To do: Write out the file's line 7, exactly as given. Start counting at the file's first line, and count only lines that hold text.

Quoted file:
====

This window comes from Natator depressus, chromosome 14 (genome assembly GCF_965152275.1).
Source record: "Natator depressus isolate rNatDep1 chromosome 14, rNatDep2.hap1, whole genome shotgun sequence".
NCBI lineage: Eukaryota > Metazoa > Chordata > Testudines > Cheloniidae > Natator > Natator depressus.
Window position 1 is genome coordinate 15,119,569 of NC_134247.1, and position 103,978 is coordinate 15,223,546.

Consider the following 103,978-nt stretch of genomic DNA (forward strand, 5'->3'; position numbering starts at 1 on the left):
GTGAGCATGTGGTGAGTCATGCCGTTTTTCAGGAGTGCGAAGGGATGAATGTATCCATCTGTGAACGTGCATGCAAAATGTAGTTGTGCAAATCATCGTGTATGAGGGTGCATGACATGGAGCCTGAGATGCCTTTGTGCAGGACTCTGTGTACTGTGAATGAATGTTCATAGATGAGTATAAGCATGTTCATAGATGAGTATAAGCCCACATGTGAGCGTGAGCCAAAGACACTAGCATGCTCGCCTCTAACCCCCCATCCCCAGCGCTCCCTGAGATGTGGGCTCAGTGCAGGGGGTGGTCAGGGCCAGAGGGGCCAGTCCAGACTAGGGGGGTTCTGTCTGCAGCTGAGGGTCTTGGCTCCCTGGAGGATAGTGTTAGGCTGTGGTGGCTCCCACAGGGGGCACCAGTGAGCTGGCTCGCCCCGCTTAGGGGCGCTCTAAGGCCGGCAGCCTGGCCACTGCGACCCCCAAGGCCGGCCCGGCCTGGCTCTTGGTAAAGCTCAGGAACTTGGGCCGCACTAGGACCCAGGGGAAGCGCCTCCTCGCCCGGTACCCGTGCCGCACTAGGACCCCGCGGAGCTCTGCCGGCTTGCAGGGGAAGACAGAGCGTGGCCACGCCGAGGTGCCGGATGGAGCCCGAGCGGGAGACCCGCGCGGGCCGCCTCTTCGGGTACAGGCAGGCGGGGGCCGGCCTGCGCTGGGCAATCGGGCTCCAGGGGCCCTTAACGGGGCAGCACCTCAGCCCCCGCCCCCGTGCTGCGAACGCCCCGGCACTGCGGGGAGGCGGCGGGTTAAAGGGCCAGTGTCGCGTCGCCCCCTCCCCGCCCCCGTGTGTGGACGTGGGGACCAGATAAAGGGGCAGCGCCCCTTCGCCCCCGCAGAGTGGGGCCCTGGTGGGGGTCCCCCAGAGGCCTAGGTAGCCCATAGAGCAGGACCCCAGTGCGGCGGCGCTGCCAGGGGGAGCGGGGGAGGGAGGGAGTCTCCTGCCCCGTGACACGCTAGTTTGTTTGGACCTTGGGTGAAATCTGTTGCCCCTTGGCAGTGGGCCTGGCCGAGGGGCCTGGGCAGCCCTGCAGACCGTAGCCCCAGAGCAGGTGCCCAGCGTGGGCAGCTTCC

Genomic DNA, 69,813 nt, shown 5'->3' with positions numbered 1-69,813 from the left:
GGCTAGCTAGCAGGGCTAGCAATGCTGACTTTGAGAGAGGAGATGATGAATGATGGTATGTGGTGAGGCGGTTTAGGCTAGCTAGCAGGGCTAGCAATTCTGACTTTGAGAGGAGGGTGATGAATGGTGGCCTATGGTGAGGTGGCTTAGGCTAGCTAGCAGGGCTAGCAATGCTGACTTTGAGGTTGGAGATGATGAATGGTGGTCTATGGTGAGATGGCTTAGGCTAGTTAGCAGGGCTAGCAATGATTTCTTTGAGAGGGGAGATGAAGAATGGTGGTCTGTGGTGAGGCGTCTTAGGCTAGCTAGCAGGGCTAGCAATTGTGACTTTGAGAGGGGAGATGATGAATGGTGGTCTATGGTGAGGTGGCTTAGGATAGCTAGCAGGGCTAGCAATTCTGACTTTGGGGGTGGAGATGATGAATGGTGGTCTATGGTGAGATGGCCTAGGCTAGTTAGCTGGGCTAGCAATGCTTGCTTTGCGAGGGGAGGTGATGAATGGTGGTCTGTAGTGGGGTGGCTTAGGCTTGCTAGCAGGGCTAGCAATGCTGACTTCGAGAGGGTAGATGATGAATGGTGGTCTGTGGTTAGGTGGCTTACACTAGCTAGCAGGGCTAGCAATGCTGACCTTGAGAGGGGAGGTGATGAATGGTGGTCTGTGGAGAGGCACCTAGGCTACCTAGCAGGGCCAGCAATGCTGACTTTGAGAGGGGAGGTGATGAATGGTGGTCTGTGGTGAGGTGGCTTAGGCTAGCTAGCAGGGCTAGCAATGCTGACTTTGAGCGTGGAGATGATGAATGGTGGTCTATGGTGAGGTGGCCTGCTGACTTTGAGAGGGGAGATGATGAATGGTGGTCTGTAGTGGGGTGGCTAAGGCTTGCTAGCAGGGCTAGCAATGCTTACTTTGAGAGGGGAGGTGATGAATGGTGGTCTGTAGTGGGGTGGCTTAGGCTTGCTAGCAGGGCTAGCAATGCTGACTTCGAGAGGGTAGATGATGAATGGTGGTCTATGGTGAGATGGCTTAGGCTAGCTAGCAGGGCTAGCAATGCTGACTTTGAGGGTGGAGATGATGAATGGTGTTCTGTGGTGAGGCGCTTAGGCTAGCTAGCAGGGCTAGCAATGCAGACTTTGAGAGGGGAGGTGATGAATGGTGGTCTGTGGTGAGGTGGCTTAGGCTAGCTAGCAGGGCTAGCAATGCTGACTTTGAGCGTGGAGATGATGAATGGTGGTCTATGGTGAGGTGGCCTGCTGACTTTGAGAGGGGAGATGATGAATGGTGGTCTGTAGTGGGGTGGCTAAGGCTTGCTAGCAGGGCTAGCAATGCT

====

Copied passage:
Genomic DNA, 69,813 nt, shown 5'->3' with positions numbered 1-69,813 from the left: